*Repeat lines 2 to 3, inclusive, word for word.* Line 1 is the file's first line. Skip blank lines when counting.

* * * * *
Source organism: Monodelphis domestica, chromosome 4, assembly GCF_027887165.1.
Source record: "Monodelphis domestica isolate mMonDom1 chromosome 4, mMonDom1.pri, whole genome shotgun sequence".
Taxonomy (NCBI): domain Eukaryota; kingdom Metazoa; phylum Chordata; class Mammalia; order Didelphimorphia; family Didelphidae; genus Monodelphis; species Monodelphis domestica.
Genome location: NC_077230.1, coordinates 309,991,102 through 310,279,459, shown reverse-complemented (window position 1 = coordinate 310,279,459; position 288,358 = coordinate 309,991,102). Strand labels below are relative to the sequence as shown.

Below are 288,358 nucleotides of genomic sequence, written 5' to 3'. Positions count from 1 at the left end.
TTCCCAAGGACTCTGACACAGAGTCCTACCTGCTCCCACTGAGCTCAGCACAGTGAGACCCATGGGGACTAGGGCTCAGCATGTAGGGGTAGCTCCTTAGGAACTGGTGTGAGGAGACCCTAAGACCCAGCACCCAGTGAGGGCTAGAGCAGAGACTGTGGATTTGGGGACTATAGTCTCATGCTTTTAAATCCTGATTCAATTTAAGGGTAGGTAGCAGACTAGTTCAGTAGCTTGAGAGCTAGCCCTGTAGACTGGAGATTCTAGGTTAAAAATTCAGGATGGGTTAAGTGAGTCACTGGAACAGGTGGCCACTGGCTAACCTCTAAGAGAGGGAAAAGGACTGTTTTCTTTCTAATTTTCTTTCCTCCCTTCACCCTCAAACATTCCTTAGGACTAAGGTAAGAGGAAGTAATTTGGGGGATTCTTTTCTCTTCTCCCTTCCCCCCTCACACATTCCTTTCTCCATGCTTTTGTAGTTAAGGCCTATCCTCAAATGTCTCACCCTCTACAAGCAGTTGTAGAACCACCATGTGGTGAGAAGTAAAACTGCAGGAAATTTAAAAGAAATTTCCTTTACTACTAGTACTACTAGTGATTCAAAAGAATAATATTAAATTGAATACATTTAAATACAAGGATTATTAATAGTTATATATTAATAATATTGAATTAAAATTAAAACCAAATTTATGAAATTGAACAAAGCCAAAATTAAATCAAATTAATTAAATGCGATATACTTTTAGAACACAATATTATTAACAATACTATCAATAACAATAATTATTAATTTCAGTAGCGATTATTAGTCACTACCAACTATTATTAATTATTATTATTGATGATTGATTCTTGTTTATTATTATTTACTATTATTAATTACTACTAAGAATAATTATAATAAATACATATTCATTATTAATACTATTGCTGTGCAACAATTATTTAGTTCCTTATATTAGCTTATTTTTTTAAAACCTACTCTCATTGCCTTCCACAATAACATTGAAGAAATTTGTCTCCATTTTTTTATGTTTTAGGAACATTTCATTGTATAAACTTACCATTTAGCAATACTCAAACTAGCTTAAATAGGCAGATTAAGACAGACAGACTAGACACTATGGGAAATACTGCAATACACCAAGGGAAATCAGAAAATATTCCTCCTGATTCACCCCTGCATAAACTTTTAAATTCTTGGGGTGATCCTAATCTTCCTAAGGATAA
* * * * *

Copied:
Source record: "Monodelphis domestica isolate mMonDom1 chromosome 4, mMonDom1.pri, whole genome shotgun sequence".
Taxonomy (NCBI): domain Eukaryota; kingdom Metazoa; phylum Chordata; class Mammalia; order Didelphimorphia; family Didelphidae; genus Monodelphis; species Monodelphis domestica.